British mammals feature on the new set of stamps released by Royal Mail today. This is the fourth of the Action for Species stamp issues focusing on endangered native animals and plants; previous issues have covered Birds (2007), Insects (2008) and Plants (2009).
The British Isles is home to more than 60 species of mammals, but almost half of these have been introduced from elsewhere in the world, including some of the most abundant, like the rabbit and the grey squirrel.
All ten of the mammals featured on the new stamps, including the seemingly prevalent hedgehog, are the subject of conservation programmes due to the effect of adverse changes in their environment. These are caused by pollution, the growth in roads and housing developments, and in some cases, the introduction of non-native species, which have all contributed to a fall in numbers.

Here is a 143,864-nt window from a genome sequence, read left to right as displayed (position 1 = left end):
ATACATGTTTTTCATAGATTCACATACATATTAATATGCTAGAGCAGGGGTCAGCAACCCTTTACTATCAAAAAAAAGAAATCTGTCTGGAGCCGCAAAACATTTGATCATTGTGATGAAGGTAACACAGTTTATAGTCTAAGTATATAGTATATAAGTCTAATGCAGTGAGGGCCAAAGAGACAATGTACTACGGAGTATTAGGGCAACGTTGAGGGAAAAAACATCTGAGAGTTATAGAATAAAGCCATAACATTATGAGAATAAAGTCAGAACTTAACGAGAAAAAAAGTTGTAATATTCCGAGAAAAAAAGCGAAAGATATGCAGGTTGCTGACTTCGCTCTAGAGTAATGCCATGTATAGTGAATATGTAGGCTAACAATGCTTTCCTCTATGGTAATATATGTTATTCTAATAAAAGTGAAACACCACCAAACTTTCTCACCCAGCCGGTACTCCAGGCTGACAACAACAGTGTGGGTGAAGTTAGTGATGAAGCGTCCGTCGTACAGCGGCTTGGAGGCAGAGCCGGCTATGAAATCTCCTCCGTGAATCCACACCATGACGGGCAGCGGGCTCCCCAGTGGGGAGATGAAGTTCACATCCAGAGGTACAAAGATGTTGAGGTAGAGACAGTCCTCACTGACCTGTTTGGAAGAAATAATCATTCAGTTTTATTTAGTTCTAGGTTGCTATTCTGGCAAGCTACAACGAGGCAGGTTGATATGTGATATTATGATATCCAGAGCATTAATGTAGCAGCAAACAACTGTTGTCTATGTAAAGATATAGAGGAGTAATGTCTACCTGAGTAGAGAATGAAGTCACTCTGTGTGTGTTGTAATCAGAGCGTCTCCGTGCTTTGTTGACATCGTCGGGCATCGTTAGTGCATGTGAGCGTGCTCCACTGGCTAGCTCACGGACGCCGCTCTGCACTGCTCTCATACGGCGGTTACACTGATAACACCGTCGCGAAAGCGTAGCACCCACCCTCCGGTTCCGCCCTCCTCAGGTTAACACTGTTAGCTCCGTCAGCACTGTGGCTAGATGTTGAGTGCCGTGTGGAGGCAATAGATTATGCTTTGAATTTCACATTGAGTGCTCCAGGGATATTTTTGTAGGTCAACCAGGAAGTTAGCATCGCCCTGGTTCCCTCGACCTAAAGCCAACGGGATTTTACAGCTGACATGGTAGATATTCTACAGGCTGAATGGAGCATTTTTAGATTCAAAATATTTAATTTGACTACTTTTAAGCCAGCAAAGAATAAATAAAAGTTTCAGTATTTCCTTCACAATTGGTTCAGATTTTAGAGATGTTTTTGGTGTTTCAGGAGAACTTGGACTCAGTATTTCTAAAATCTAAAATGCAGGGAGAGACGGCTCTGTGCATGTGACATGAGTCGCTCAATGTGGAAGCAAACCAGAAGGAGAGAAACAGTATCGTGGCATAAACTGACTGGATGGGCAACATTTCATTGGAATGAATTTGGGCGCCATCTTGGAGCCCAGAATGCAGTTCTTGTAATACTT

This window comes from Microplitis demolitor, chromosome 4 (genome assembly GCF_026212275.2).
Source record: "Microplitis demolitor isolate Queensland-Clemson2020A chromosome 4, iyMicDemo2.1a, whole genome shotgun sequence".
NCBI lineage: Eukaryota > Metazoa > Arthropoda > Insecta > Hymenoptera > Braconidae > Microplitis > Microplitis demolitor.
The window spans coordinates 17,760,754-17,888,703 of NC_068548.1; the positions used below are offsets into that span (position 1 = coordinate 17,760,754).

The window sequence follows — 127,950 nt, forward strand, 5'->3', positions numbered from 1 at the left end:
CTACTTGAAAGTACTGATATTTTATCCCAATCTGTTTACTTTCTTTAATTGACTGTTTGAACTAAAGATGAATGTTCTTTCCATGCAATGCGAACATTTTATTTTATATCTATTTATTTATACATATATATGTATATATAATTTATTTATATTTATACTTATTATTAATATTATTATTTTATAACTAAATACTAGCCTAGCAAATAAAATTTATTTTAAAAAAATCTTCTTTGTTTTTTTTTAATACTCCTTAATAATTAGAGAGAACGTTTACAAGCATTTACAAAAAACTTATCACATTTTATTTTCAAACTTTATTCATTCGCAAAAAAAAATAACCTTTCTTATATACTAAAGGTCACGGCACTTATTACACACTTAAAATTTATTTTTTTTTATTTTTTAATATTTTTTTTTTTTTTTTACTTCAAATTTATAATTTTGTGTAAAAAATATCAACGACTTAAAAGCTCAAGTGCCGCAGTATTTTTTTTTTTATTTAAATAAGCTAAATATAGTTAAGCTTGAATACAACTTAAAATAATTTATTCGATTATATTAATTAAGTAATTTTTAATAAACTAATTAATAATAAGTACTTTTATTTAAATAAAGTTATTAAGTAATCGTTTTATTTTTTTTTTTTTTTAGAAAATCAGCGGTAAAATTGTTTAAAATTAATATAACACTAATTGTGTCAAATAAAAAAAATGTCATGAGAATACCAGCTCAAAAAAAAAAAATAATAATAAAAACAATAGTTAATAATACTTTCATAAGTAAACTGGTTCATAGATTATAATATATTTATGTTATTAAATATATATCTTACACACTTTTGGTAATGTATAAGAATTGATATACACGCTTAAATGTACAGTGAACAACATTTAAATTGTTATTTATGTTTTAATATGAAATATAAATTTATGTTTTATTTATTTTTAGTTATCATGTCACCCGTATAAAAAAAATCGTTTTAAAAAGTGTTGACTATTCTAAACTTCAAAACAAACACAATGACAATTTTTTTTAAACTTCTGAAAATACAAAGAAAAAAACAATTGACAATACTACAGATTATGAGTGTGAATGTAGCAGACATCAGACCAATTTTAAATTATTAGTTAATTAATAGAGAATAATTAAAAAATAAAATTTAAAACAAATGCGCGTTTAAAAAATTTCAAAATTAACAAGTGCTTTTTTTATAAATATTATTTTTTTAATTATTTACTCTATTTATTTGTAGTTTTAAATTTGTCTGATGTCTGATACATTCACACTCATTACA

Because the UK has comparatively few land mammals, the selection criteria for these stamps was extended to include marine mammals, like the Humpback Whale, that spends part of its life cycle in UK territorial waters.
Royal Mail has long highlighted British animals on their stamps. The British Wildlife commemoratives of 1977, designed by Patrick Oxenham, featured the hedgehog, brown hare, red squirrel, otter and badger. So popular were Oxenham’s designs that they were later made available as fine art prints.
In 1986, Nature Conservation was theme of that year’s Europa issues. Britain’s stamps, designed by wildlife artist Ken Lilly, featured the barn owl, pine marten, wildcat and natterjack toad.
In 1998 Royal Mail released a set of Endangered Species stamps, highlighting endangered flora and fauna. The stamps were designed by Robert Maude, who four years later designed the London’s Bridges stamps with Sarah Davies. The common dormouse was the only mammal to appear on the set.
The striking work of Kate Stephens was featured on the 2004 stamp issue Woodland Animals. 10 mammals are on the set, including the endangered wildcat.
The Mammals stamps are now available from Royal Mail.